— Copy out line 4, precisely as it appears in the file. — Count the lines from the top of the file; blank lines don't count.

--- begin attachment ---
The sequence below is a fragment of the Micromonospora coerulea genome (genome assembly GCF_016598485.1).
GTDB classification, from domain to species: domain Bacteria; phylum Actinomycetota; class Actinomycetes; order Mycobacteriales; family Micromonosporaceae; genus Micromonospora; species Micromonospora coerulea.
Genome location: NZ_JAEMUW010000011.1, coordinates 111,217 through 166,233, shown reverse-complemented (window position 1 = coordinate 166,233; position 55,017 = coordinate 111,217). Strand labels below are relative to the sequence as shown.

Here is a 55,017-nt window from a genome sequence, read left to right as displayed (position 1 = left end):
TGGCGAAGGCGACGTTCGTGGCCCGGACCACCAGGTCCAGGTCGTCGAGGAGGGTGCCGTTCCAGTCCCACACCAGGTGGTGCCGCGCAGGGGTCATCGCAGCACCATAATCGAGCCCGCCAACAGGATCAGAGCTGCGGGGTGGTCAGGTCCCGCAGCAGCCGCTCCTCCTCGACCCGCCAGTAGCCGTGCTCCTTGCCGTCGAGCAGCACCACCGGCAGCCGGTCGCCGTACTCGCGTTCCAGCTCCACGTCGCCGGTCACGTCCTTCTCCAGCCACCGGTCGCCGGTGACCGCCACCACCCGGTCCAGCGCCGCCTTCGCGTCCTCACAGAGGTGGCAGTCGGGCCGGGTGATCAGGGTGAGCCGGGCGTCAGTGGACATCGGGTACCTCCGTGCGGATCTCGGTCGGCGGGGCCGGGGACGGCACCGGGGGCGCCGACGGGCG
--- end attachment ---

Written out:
Here is a 55,017-nt window from a genome sequence, read left to right as displayed (position 1 = left end):